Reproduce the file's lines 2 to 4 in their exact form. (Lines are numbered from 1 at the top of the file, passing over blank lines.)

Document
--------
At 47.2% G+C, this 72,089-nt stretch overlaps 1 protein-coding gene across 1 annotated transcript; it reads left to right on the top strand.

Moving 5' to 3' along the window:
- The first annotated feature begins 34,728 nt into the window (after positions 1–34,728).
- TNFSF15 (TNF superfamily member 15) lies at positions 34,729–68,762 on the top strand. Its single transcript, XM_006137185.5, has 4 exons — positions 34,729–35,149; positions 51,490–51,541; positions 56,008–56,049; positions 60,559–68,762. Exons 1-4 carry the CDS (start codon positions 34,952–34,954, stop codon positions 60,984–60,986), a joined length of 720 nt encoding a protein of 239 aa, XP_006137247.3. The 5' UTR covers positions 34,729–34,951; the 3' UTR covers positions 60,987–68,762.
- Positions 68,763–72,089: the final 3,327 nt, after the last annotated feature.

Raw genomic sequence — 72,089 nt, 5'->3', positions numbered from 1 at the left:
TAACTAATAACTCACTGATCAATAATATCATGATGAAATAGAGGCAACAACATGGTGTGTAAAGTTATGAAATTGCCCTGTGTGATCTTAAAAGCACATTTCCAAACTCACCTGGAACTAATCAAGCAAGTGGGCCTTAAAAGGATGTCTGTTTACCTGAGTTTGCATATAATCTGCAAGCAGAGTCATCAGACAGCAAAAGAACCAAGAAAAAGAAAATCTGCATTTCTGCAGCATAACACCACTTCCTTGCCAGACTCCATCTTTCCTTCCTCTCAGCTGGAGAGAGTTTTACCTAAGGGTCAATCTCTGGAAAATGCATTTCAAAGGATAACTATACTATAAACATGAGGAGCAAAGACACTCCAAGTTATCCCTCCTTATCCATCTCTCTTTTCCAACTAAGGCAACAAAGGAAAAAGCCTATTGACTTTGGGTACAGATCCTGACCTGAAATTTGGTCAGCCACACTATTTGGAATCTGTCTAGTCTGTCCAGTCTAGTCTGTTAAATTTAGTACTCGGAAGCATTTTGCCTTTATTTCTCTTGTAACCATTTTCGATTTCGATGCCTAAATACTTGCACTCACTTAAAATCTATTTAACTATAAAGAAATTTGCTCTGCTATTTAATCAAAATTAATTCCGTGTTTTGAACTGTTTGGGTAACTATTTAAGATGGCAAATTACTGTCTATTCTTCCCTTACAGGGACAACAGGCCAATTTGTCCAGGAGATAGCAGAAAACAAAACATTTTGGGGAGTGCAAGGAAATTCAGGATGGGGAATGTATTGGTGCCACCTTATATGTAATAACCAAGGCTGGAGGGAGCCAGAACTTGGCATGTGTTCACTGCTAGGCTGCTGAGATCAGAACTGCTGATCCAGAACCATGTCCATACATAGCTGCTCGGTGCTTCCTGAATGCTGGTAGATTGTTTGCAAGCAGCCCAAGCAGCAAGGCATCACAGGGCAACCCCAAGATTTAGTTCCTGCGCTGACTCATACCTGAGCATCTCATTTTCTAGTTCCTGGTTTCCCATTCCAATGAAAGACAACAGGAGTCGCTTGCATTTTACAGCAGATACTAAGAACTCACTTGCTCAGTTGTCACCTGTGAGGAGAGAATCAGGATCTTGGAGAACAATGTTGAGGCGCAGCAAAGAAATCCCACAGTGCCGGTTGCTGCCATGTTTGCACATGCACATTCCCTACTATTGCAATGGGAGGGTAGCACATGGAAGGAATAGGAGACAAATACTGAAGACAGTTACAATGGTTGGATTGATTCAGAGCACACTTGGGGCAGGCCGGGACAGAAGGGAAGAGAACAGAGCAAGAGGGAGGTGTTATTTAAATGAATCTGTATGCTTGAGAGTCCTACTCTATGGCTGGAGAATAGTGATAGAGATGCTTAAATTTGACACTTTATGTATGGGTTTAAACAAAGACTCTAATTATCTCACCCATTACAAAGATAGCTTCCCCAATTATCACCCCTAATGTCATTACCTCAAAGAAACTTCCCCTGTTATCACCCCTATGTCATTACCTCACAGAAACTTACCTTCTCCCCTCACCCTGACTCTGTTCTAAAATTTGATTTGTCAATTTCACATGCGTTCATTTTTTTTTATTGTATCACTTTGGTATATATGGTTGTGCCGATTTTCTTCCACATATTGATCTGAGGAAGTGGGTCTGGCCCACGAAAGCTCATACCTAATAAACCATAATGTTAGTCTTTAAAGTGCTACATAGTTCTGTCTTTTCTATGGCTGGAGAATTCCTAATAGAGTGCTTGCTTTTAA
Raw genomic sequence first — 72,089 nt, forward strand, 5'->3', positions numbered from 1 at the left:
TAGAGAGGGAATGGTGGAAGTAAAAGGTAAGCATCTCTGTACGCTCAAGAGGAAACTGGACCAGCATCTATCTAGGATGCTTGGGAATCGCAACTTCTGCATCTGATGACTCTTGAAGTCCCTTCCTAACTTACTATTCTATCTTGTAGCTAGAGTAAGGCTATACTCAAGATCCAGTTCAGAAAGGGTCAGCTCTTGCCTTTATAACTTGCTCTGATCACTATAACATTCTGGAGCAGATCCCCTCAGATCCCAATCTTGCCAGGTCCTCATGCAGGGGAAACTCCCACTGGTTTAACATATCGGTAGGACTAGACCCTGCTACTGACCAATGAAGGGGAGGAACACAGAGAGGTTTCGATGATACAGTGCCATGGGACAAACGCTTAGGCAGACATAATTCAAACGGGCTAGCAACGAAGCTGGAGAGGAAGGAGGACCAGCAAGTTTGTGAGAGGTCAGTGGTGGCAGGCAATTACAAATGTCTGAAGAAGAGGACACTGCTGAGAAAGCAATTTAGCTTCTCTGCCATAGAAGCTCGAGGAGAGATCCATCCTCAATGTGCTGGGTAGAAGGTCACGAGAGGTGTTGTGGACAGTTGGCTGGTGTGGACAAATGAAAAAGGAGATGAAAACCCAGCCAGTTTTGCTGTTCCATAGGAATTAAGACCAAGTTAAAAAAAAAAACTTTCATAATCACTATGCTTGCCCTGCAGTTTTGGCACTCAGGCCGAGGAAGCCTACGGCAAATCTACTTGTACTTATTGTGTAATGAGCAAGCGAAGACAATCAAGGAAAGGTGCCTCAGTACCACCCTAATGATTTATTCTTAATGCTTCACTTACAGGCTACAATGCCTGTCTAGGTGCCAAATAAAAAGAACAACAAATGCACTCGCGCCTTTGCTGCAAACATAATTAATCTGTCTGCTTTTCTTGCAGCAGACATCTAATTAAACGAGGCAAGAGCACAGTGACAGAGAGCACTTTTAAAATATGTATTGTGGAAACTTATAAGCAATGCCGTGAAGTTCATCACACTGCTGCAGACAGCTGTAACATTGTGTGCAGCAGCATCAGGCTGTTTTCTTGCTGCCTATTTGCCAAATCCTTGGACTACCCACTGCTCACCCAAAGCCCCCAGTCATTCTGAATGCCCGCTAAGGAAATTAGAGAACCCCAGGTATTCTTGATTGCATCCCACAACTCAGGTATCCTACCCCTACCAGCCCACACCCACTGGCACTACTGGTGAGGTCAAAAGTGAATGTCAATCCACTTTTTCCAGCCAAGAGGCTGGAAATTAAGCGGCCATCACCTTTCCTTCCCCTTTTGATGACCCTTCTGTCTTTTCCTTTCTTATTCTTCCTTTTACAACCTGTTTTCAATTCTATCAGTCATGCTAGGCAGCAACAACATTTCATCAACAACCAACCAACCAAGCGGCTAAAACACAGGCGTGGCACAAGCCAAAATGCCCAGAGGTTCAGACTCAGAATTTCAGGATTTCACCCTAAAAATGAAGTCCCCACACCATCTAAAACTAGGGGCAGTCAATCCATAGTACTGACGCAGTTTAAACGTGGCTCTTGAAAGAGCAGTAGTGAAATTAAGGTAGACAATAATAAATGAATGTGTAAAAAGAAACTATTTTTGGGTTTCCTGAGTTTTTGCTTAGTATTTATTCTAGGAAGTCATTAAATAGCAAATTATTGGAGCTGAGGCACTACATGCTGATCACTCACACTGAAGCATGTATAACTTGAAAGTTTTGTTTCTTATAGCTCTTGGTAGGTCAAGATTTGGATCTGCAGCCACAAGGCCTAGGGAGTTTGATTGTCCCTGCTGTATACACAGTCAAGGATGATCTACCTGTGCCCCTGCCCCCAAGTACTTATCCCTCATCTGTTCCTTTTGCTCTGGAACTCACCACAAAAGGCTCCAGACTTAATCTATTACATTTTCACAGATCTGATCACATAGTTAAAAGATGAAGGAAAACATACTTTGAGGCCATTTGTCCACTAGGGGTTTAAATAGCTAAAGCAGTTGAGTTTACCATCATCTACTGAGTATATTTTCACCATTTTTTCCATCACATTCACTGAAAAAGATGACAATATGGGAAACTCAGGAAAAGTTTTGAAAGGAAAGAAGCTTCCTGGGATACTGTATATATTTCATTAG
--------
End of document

Moving 5' to 3' along the window:
- The first annotated feature begins 34,728 nt into the window (after positions 1–34,728).
- TNFSF15 (TNF superfamily member 15) lies at positions 34,729–68,762 on the top strand. Its single transcript, XM_006137185.5, has 4 exons — positions 34,729–35,149; positions 51,490–51,541; positions 56,008–56,049; positions 60,559–68,762. Exons 1-4 carry the CDS (start codon positions 34,952–34,954, stop codon positions 60,984–60,986), a joined length of 720 nt encoding a protein of 239 aa, XP_006137247.3. The 5' UTR covers positions 34,729–34,951; the 3' UTR covers positions 60,987–68,762.